A financial calculation that compares the present value of a project’s expected revenues with the present value of its expected costs. The IRR calculation is used to determine the discount rate at which the two values are equal. By doing this calculation, investors are able to see the project’s expected rate of return. The IRR will be a number where revenue exceeds the costs of financing the project. This means a surplus will remain after paying for the capital, and the investors will benefit from the investment.
All the expenses required to construct and get a turbine up and running including but not limited to foundation construction, laying of electrical wire, crane, labor, and other associated costs.
An independent third party responsible for maintaining secure and economic operation of an open access transmission system on a regional basis. An ISO provides availability and transmission pricing services to all users of the transmission grid.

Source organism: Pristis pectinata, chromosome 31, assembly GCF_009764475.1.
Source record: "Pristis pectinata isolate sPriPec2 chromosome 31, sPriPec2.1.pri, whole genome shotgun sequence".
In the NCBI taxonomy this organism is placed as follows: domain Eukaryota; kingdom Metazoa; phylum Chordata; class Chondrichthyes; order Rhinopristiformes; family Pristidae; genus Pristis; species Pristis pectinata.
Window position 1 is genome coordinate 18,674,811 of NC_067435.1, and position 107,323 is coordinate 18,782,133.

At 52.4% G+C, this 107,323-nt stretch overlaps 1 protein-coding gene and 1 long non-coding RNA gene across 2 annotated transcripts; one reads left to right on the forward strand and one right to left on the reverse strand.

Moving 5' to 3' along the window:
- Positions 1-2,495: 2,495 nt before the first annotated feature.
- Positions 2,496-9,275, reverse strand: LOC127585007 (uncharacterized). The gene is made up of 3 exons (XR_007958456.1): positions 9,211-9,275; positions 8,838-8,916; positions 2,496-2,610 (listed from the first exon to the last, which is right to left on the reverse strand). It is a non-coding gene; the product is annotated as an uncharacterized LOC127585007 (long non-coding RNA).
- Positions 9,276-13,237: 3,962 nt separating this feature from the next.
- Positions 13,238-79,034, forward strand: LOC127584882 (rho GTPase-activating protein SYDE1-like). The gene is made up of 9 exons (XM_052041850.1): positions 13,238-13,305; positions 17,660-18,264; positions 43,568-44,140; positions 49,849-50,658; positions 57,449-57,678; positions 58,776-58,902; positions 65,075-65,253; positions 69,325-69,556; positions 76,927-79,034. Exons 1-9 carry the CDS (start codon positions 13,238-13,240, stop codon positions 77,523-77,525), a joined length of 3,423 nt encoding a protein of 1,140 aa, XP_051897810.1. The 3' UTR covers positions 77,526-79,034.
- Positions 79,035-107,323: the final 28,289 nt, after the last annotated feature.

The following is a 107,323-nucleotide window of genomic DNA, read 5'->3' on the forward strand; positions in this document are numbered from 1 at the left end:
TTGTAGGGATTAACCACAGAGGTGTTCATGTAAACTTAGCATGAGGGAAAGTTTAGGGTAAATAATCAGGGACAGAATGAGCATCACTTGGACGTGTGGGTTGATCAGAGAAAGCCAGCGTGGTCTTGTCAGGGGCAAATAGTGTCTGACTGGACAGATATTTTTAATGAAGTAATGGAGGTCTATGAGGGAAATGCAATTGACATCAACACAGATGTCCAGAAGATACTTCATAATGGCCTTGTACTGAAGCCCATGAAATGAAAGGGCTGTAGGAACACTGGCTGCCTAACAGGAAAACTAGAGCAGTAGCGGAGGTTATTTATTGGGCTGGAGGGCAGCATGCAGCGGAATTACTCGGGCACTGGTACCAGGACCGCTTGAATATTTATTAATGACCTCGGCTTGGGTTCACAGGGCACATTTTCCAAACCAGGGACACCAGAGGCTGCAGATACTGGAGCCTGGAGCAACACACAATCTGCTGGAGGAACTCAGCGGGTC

An electricity generator that sells power but is not owned by a utility.
The height of the tower where a wind energy conversion system is mounted measuring from the ground.
A standard unit of measurement: its units are 1/seconds. Typically used in the electricity industry to describe how many times an electrical signal repeats itself over the course of one second. Example: The electricity in the United States has a frequency of 60 Hz. This means that the signal of the U.S Electric System repeats itself 60 times per second.
A network of power lines or pipelines used to move energy from its source to consumers.
The process of selling the "green" or environmental attributes of a product.
A system for capturing, storing, analyzing, and managing data and associated attributes which are spatially referenced to the earth.
A power supply cooperative owned by a group of distribution cooperatives. G&Ts generate power or purchase it from public or investor-owned utilities, or from both.